Meghalaya follows a 40 (Khasi-Jaintia) : 40 (Garo) : 5 (Other tribes) : 15 (general) reservation pattern in appointments in government departments. The ratio is as per the population pattern in the state. But what has happened in many government recruitments is that general category candidates are almost overlooked in favour of tribal candidates, even at the cost of efficiency required for the posts.

If there is discrimination of minorities in the rest of India, the North-east has a reverse scenario. Here too there is discrimination of ‘minorities’, but of those people who allegedly discriminate others in the mainland India! The minorities, although they are not called so, are the people who fall in the general category. If it was wrong was committed once by discriminating tribals of North-east, it cannot be corrected by committing another wrong. What the high court observed that there cannot be 100 per cent reservation shall pass a strong message to the tribal-dominated hill states of the region. The court’s suggestion to review the reservation policy may not have any takers for now, thanks to more political reasons than real ones, but it can be termed futuristic. More and more people are questioning why an effluent tribal needs reservation, and an efficient but poor candidate is deprived just because he or she is born to parents belonging to non-reserved castes?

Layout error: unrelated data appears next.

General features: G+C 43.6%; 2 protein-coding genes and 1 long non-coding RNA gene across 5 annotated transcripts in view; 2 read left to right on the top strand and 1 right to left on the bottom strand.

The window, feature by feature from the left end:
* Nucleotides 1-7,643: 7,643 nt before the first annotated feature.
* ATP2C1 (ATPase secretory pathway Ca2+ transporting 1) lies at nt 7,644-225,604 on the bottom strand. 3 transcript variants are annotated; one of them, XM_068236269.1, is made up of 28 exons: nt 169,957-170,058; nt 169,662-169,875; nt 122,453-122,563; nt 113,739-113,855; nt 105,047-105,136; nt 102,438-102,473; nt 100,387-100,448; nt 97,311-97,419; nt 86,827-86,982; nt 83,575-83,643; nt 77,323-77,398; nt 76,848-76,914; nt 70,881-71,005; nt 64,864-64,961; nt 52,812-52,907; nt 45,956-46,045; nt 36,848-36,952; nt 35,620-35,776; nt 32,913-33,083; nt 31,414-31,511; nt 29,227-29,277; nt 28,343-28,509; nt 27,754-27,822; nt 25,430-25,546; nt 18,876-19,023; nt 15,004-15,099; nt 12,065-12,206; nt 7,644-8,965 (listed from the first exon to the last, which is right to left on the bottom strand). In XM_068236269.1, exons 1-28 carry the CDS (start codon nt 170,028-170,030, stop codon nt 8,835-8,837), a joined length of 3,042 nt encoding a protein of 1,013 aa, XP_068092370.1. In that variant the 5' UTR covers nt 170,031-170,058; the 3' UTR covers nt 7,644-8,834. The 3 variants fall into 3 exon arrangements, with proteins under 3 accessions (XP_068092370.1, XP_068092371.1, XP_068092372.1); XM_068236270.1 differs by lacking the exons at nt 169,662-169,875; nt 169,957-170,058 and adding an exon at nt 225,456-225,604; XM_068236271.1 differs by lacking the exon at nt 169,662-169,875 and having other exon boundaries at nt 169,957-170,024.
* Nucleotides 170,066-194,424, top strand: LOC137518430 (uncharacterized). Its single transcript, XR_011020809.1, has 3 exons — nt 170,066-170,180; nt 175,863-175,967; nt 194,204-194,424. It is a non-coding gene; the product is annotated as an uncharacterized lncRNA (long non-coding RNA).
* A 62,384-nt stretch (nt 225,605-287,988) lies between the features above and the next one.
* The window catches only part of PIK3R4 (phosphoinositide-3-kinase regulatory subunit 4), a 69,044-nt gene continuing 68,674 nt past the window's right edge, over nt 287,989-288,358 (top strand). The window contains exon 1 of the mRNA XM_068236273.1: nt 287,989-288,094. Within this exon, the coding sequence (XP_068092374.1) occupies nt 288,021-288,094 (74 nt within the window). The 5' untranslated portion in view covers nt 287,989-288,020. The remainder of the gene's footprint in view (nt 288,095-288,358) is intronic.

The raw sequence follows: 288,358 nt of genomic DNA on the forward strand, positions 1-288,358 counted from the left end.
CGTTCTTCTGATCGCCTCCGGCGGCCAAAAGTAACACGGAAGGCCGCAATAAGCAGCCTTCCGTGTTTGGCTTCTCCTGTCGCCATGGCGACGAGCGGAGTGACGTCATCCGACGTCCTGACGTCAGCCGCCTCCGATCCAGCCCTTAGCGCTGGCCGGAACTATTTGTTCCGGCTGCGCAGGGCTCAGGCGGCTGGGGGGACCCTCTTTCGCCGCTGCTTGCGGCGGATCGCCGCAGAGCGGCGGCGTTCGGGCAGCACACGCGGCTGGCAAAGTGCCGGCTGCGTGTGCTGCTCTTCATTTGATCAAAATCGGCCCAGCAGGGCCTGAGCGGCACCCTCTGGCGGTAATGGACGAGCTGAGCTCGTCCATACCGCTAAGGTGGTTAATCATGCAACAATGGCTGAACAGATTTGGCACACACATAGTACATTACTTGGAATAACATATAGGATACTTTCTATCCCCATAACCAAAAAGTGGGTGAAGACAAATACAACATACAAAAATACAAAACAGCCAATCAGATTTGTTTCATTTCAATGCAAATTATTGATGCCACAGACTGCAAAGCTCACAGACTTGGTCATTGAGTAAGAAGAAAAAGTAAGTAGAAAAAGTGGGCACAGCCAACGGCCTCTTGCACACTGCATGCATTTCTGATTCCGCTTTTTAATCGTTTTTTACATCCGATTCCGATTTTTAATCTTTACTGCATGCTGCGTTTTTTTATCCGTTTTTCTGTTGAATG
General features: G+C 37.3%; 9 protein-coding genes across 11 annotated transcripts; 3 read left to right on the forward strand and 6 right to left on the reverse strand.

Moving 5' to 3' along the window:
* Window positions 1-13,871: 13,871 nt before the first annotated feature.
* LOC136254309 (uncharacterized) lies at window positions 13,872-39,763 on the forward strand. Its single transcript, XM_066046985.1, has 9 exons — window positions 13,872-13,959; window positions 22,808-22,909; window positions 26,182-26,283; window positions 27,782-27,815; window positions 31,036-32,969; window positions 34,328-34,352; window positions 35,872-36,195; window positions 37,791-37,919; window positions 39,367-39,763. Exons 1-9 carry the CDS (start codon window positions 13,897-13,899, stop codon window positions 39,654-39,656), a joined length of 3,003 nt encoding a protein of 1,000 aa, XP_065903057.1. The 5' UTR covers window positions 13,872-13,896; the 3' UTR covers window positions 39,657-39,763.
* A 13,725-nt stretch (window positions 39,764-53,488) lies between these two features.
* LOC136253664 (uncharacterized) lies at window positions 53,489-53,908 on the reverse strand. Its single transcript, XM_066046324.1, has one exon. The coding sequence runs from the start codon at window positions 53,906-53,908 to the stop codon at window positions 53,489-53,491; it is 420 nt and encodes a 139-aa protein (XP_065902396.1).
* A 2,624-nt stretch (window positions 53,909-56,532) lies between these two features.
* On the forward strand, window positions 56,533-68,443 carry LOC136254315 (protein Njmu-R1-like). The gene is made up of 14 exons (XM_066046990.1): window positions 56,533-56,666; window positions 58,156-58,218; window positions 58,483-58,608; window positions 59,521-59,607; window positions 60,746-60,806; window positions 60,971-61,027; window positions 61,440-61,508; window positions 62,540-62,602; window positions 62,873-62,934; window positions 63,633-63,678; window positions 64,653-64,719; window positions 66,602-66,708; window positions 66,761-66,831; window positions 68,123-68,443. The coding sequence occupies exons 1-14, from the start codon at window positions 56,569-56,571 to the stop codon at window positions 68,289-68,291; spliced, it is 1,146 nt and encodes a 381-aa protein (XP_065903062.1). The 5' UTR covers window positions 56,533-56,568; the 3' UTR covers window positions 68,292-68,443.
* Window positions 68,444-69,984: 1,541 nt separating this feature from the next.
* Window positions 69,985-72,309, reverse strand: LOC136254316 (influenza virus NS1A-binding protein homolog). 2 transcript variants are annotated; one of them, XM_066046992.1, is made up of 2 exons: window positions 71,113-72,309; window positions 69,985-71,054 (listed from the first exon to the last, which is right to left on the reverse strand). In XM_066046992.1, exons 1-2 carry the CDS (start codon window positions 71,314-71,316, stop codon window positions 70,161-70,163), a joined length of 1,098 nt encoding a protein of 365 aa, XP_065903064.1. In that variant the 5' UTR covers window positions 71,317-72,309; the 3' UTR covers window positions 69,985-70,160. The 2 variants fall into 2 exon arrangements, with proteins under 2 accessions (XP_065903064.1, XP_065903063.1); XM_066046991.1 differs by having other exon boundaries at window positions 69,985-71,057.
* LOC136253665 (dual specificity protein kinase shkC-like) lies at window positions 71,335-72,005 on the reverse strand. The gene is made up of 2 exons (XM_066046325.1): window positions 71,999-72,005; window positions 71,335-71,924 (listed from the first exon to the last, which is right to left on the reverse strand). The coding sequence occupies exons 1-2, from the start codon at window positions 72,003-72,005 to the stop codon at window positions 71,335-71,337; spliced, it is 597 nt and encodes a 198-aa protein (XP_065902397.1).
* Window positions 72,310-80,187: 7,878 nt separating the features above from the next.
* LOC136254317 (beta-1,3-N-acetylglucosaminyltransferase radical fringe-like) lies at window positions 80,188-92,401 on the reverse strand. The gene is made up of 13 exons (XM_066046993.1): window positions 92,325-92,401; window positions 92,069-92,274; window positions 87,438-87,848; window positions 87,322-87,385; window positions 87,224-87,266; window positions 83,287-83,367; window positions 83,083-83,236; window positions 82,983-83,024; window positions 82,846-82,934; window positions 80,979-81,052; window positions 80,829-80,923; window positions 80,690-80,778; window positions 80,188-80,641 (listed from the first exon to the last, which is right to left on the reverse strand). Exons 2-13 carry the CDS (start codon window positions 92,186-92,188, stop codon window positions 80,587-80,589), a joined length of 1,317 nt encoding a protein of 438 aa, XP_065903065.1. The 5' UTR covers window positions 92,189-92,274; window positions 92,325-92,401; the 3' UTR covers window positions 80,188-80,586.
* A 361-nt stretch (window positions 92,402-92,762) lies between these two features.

(Published as The Meghalaya Guardian as editorial on July 21, 2017)

Political Gain in Non-Political Race

Former Bihar governor and a BJP member for nearly three decades Ram Nath Kovind has become India’s 14th President, helping the RSS and the BJP shed its anti-Dalit image further. The party’s resounding victory in this year’s Uttar Pradesh assembly election has already established its increasing grip over the Dalits (SCs) and the other backward class (OBC) which constitute over 60 per cent of the voters in the country’s most populous state. But with the Prime Minister Narendra Modi’s this master stroke of selecting Kovind, the former chief of BJP’s Dalit Morcha, the saffron party has made more inroads into the ‘backward’ communities. No wonder, Mayawati, who is nervous about losing sheen in her core constituency, resigned from the Rajya Sabha to pass on the most obvious message.